CONSTRUCTING A BRACKET AT MEDIATION
Although brackets are an effective device for mediation negotiations (see Mediation Message no. 80 for a complete discussion of the process), some attorneys hesitate to use them because they’re not experienced composing a bracket. To allay those misgivings, consider the following fool-proof method for easily constructing brackets.
Start by picking a mid-point for the bracket. The mid-point, which every opposing lawyer looks at, is the average of the two opposite bracket numbers and either unintentionally or intentionally sends a message regarding possible settlement terms. (Two typical messages are the amount a party wants to settle for or hopes to settle for.) Next, assume that the plaintiff wants $180,000 as her mid-point and the defendant wants $75,000 as its mid-point.
After choosing the $180,000 mid-point, the plaintiff should then decide what amount she wants the defense to offer. Assume that sum is $125,000, which is north of a five-figure settlement. Since the mid-point is $180,000 and the bottom number is $125,000, the top number has to be $235,000 because 2 x $180,000 = $360,000 and $125,000 subtracted from $360,000 is $235,000. Similarly, the defendant should pick the top number to be offered by the plaintiff for its $75,000 mid-point bracket, keeping that amount under $100,000, so that there’s no implied signal that it will agree to a six-figure settlement. Assume that the top number is $95,000. The bottom number, the amount the defense will move to if it wants the plaintiff to demand $95,000, has to be $55,000 because 2 x $75,000 = $150,000 and $95,000 subtracted from that amount is $55,000. Thus, the plaintiff proposes that she will demand $235,000 if the defendant offers $125,000 and the defendant proposes that it will offer $55,000 if the plaintiff demands $95,000. Simple, isn’t it?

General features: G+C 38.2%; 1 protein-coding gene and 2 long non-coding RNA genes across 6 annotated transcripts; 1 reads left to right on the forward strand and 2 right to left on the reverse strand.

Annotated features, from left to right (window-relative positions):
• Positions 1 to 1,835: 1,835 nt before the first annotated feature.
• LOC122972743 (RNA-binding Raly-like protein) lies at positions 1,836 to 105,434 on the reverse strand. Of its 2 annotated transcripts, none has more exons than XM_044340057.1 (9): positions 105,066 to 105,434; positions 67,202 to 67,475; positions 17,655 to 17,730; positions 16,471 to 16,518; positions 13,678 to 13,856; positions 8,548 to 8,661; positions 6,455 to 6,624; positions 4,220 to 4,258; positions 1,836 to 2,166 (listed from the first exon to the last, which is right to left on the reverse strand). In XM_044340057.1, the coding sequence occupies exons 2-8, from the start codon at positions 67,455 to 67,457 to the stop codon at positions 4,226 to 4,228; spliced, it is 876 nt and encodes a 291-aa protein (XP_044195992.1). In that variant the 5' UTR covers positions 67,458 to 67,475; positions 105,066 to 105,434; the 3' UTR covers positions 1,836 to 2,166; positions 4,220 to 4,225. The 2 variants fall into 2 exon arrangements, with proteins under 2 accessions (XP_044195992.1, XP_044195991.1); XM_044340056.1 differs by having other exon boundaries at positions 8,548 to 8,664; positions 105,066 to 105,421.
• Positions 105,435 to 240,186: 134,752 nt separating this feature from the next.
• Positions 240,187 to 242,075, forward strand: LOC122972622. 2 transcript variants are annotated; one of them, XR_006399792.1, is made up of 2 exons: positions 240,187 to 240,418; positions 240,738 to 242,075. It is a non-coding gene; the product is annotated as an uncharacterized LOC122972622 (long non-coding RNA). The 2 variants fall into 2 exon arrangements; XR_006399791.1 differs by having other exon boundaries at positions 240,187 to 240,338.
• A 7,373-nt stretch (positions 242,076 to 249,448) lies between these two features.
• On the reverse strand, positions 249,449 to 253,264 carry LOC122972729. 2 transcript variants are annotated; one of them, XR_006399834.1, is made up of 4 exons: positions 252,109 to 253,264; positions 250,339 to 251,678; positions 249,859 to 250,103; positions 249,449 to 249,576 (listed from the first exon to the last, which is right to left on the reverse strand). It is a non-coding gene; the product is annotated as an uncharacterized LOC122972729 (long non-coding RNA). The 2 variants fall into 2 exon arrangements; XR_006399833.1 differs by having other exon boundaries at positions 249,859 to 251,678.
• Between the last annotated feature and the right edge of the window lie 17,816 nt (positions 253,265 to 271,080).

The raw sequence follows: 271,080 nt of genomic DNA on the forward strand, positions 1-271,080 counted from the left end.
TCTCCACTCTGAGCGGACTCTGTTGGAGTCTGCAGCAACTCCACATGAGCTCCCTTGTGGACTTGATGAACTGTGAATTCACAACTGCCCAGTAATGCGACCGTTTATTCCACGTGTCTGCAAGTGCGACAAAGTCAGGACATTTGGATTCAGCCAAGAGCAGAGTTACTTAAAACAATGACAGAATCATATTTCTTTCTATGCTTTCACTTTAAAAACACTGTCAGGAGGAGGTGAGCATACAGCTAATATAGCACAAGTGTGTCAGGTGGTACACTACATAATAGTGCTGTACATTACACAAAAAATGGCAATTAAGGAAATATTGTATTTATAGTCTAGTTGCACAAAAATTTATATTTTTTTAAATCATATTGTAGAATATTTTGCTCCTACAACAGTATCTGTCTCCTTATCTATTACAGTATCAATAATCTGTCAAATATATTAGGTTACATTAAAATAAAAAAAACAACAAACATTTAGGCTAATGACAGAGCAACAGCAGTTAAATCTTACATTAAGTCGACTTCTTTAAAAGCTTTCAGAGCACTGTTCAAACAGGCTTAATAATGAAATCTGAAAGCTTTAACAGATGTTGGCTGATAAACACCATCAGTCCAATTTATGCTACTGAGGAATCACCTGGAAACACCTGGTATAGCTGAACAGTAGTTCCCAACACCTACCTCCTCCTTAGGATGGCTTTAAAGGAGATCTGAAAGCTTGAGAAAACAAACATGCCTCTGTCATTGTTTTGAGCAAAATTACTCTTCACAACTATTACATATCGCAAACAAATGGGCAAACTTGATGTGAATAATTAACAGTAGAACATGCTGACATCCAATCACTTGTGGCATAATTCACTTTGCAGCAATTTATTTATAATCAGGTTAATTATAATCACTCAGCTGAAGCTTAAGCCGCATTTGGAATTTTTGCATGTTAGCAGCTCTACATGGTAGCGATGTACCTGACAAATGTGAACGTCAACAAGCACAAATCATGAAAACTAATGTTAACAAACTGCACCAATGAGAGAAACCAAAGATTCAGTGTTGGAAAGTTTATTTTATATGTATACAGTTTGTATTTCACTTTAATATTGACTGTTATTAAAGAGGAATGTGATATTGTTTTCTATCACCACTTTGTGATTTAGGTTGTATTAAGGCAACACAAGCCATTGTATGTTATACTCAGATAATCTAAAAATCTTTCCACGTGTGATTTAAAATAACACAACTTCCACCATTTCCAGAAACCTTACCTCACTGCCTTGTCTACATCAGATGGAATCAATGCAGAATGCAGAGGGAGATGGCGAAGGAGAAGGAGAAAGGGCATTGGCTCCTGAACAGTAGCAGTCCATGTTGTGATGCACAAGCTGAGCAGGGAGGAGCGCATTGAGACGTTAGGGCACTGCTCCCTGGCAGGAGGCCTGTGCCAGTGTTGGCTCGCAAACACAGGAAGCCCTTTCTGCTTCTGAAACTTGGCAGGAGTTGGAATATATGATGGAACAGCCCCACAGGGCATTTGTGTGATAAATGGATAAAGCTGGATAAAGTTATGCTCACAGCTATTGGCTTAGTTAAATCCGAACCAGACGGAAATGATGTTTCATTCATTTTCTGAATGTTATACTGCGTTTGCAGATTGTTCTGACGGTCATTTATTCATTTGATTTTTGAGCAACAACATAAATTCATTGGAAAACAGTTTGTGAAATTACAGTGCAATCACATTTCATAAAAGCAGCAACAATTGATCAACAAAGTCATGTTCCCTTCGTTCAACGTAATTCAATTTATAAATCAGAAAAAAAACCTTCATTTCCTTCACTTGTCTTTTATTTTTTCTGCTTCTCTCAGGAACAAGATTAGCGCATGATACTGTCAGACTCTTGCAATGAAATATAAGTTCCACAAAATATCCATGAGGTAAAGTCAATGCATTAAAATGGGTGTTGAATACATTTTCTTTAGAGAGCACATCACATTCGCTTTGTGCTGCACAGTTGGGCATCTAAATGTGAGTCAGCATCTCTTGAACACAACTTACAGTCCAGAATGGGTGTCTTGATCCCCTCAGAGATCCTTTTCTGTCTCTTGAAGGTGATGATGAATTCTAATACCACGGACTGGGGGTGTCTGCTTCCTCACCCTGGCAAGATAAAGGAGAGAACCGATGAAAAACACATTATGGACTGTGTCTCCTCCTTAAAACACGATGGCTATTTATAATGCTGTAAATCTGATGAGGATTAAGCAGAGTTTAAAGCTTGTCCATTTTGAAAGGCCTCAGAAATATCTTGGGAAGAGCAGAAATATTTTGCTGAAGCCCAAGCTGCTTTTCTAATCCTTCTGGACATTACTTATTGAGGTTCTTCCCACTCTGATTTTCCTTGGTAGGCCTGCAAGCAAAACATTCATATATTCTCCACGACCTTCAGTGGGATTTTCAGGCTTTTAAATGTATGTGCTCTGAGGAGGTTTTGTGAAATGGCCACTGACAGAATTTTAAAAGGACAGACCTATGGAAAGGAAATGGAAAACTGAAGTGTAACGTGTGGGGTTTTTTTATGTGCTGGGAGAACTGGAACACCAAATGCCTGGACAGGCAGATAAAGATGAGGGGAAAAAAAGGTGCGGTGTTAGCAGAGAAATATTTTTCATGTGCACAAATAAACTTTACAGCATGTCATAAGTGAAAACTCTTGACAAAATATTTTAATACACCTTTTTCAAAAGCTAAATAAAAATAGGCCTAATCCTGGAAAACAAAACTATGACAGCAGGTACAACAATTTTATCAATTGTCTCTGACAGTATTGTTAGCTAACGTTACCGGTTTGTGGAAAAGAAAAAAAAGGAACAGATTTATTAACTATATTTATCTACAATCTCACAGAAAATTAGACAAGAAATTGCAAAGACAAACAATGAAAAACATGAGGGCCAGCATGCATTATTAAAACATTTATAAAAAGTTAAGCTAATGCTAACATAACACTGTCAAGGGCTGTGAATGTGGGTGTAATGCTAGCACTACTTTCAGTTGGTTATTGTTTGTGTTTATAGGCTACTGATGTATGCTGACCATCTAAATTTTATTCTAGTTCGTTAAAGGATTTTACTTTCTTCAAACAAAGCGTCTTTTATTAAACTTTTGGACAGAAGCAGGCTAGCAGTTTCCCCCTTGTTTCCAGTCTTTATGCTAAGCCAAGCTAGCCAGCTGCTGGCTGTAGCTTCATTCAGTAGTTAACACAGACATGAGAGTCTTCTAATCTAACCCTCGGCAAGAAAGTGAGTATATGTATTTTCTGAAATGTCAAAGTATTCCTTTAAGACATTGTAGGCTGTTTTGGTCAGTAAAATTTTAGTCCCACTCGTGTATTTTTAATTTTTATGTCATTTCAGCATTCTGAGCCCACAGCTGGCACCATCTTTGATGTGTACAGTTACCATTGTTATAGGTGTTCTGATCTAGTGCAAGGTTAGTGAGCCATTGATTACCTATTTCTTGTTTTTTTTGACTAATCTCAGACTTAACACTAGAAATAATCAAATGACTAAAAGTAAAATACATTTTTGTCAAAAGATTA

Therefore, once you have selected the appropriate mid-point and, depending on whether you’re the plaintiff or defendant, you can then adjust the top and bottom numbers to accommodate your negotiating goals. Such conditional requests should kick start the temporarily bogged down negotiation.
Judge Michael D. Marcus (Ret.)
ADR Services, Inc.
1900 Avenue of the Stars, Suite 250
Los Angeles, California 90067
Copyright Michael D. Marcus, April 2018